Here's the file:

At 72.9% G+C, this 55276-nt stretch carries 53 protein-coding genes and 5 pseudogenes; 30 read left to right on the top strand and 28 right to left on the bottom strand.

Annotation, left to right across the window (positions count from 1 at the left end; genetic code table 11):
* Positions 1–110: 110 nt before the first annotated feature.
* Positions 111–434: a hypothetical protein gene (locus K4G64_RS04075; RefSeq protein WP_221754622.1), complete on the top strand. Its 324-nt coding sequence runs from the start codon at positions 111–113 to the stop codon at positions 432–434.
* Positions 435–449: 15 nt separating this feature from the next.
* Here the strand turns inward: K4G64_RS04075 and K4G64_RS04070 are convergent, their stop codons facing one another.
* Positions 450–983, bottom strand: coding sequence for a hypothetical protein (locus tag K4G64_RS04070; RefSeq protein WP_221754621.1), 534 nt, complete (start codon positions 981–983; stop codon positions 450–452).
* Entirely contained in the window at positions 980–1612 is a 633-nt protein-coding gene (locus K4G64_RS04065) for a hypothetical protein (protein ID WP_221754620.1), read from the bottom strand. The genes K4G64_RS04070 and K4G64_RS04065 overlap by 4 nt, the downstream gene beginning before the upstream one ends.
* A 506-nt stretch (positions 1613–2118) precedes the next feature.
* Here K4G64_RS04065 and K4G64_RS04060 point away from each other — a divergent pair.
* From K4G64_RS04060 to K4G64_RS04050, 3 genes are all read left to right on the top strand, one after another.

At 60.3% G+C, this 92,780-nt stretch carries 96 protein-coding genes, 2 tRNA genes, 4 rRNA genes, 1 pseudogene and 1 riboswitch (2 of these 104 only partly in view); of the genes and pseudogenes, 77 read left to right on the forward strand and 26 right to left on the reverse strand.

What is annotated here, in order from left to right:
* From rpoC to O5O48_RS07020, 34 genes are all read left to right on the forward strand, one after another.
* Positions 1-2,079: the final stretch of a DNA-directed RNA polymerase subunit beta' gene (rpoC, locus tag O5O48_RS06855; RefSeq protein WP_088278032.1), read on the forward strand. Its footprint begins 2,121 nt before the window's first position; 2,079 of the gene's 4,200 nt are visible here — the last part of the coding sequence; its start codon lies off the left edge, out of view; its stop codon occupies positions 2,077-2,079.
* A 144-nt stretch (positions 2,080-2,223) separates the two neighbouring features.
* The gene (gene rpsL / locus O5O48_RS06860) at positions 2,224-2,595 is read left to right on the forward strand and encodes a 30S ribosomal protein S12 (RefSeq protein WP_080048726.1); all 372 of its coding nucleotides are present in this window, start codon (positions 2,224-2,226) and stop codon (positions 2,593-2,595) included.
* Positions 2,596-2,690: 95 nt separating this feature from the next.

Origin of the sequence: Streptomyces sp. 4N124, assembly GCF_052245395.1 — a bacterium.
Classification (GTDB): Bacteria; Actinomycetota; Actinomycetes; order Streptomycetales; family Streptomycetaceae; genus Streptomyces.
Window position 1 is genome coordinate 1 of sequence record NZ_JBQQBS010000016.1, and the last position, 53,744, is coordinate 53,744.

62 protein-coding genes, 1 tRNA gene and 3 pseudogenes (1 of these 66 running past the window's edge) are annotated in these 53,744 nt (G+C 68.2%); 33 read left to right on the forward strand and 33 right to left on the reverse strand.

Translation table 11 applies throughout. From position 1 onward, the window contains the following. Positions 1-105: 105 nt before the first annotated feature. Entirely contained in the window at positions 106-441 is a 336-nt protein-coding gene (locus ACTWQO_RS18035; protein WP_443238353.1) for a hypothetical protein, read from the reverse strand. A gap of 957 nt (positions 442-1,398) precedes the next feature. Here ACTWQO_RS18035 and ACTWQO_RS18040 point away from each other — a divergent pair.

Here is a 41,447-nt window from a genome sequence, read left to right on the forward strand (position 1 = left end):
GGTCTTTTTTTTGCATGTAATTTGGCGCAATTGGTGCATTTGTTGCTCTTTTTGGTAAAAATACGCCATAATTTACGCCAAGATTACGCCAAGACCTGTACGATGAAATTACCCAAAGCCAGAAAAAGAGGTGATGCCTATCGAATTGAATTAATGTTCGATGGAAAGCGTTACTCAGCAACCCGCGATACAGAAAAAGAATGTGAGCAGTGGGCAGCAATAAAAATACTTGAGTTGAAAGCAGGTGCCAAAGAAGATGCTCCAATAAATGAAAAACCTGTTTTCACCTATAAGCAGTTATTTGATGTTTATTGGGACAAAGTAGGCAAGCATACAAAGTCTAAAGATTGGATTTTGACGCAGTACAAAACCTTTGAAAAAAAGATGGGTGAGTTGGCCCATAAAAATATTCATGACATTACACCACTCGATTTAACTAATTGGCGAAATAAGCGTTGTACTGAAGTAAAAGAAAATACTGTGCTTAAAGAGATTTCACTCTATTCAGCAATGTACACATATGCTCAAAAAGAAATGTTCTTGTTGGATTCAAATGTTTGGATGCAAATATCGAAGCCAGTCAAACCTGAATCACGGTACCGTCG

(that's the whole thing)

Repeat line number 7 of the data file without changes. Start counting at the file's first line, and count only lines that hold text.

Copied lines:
* Positions 450–983, bottom strand: coding sequence for a hypothetical protein (locus tag K4G64_RS04070; RefSeq protein WP_221754621.1), 534 nt, complete (start codon positions 981–983; stop codon positions 450–452).